Semmelweis' Germ Theory

Explorable.com222.4K reads

Semmelweis' germ theory was introduced when Semmelweis saw a connection between puerperal fever and disinfected hands of the hospital staff.

This article is a part of the guide:

Discover 11 more articles on this topic

Browse Full Outline

The common practice of hand washing nowadays was once considered odd during the 19th century. Moreover, the diseases like malaria and typhoid were associated with the contact with water.

On the contrary, large number of women died during childbirth due to puerperal sepsis or the childbed fever. Childbed fever was largely caused by the transfer of infection due to the lack of indoor plumbing and hygiene facilities in hospitals. But thanks largely to Philipp Semmelweis who discovered the etiology and prevention of puerperal fever we now understand the importance of handwashing.

Quiz 1 Quiz 2 Quiz 3 All Quizzes

Ignaz Semmelweis - The Savior of Mothers

Ignaz Semmelweis introduced handwashing standards after discovering that the occurrence of puerperal fever could be prevented by practicing hand disinfection in obstetrical clinics. He believed that microbes causing infection were readily transferred from patients to patients, medical staff to patients and vice versa.

Thus, Semmelweis suggested the use of chlorinated lime solution for handwashing to prevent the infectious disease from spreading. For this successful yet such simple and cost effective method, he is rightfully considered to be the savior of mothers.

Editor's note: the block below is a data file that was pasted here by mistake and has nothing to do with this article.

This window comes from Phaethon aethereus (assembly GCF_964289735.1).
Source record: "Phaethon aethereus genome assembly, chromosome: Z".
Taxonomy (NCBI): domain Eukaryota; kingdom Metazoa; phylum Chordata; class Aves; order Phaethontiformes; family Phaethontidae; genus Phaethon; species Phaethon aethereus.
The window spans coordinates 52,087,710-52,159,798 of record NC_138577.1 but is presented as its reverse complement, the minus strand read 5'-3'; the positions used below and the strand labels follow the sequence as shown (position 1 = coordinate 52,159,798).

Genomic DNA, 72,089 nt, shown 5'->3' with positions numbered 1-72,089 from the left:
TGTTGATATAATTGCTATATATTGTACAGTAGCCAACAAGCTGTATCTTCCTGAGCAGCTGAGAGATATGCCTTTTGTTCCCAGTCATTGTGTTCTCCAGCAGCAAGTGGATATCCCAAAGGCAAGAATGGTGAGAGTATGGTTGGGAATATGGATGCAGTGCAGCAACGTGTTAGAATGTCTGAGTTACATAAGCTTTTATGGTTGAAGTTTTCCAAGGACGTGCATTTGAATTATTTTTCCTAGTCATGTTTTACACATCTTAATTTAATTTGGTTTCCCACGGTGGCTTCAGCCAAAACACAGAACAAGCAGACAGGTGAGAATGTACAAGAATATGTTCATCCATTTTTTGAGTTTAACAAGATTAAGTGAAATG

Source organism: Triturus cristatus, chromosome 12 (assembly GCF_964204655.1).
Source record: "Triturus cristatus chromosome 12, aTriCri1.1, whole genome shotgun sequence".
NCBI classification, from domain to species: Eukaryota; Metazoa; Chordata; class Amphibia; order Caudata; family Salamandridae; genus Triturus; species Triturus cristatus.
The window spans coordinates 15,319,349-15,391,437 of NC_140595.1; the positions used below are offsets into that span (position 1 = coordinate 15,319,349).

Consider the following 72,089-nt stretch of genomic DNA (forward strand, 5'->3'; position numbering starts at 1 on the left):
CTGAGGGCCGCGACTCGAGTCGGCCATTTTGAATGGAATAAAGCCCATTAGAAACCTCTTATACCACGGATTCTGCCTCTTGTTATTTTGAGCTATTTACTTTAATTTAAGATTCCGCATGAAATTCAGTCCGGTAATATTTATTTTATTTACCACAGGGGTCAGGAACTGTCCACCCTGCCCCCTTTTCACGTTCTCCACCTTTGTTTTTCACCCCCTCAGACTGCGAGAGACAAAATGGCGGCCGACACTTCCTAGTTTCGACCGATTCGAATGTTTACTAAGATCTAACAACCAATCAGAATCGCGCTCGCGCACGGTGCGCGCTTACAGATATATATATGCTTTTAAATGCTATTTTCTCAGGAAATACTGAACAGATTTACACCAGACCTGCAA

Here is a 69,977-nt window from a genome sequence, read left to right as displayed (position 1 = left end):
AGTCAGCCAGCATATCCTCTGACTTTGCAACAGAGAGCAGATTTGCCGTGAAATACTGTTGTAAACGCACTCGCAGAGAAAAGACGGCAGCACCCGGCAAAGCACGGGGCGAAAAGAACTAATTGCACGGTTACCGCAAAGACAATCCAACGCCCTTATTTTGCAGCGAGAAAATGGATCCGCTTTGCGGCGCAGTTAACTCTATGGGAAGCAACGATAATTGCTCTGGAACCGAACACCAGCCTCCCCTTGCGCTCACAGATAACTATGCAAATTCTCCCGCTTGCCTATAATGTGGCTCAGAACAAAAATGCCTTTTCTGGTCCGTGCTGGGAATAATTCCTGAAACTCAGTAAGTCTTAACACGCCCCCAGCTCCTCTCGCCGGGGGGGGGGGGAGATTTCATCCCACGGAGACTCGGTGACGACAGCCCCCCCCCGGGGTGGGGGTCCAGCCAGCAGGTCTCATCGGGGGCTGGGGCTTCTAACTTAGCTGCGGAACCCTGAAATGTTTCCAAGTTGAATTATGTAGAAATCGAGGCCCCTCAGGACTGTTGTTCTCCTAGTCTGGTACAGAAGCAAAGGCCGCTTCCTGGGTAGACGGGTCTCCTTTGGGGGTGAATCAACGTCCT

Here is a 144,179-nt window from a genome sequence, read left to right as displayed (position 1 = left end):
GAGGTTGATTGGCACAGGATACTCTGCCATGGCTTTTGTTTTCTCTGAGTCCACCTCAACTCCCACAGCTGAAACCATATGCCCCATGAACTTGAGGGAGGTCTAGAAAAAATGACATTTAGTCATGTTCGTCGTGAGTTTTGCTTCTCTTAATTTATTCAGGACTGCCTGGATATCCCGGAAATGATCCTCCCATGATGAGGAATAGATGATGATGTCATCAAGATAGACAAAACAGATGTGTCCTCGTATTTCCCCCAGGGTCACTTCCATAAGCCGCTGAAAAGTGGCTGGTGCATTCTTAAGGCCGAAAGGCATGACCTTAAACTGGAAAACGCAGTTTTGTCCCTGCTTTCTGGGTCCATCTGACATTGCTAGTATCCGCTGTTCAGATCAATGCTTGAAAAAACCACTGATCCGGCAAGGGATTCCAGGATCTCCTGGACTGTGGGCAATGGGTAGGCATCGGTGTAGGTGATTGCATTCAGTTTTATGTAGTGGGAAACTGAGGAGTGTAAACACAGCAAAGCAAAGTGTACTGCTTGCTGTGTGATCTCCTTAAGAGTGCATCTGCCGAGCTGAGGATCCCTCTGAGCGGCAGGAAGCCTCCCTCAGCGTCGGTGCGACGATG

His Early Life & Education

Ignaz Philipp Semmelweis was born on July 1, 1818 in Taban (Budapest) in Hungary. His well-off family was perhaps of German descent and was Jewish. During 1835-1837, he went to Catholic Gymnasium of Buda for his primary education and later finished schooling at the University of Pest. In 1837, he went to Vienna to study law at the University of Vienna but switched to medicine due to personal inclination. He received his master's (Magister) degree in medicine in 1844 with specialization in midwifery. He learned diagnostic and statistical methods and took surgical training before taking a post as assistant in the Vienna General Hospital.

Semmelweis' Discovery

During his job at the hospital, Semmelweis closely concerned himself with the study of puerperal fever causing high maternal and neonatal mortality. The Vienna General Hospital operated two maternity clinics - the first clinic and the second clinic for different classes of patients. The treatment was given by the medical students and midwives in the first and the second clinic respectively. He observed that the death rate in the first obstetrical clinic was 13.10%; much higher than the 2.03% death rate in the second clinic. However, there were no explanations for the high contrasting statistics and several mysterious causes were attributed towards the disease.

During a research on the autopsy of his friend who died because of a fatal dissection wound, Semmelweis noticed symptoms similar to those of childbed fever. This observation prompted him to connect cadaveric contamination with puerperal fever. Soon after he declared that medical students carried infectious substances on their hands from dissected cadavers to the laboring mothers. This also provided the logical explanation for a lower death rate in the second clinic, operated by midwives because they were not involved with autopsies or surgery.